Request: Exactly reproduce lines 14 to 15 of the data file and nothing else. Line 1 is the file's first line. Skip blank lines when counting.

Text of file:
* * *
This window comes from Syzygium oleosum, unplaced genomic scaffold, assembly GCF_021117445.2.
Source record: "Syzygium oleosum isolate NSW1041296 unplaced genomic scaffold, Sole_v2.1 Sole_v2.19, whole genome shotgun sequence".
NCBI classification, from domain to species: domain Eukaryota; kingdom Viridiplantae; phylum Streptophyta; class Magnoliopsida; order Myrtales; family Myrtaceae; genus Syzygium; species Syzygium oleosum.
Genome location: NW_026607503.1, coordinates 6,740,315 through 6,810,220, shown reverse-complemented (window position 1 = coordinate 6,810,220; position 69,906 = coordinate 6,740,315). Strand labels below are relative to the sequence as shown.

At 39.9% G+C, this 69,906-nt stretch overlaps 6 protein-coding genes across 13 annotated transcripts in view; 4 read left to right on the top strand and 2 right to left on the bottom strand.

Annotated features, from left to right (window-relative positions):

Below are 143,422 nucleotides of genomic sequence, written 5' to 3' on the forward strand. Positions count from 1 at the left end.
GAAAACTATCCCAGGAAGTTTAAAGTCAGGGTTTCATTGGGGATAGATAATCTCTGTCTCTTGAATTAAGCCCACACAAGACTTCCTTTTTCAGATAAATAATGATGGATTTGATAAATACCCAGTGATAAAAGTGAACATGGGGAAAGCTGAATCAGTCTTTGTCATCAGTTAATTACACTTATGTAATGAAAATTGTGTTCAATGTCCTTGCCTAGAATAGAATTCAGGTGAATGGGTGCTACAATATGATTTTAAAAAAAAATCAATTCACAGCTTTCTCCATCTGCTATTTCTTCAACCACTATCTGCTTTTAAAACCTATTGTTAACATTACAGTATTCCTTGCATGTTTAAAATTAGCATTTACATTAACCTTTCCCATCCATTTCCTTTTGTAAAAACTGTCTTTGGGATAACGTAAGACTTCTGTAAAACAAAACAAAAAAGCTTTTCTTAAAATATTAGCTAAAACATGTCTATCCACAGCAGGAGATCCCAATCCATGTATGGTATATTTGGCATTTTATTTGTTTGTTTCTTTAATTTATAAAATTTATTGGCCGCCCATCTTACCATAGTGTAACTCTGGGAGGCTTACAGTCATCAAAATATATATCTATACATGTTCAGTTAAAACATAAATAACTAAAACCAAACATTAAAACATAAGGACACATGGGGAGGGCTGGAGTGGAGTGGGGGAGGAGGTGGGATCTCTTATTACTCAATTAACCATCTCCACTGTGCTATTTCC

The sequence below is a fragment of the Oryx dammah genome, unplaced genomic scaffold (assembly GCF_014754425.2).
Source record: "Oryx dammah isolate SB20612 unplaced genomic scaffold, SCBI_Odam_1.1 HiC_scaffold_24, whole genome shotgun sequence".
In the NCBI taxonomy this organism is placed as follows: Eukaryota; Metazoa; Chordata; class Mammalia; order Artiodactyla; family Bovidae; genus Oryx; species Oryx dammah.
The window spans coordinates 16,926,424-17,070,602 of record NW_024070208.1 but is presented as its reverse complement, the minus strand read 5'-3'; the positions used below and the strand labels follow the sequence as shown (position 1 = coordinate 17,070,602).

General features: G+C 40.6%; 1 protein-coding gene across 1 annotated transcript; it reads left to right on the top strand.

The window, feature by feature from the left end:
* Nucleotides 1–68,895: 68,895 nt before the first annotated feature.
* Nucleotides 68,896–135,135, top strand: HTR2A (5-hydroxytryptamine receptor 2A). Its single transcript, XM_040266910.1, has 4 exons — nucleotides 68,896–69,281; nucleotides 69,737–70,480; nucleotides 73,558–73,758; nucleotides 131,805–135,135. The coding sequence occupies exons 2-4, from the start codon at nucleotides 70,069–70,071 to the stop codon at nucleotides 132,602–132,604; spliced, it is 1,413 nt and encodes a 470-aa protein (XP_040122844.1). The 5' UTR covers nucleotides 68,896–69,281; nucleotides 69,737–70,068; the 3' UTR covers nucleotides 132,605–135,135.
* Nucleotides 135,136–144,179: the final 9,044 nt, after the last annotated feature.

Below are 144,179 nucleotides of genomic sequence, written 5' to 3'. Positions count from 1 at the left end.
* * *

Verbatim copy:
The window, feature by feature from the left end:
* Nucleotides 1–68,895: 68,895 nt before the first annotated feature.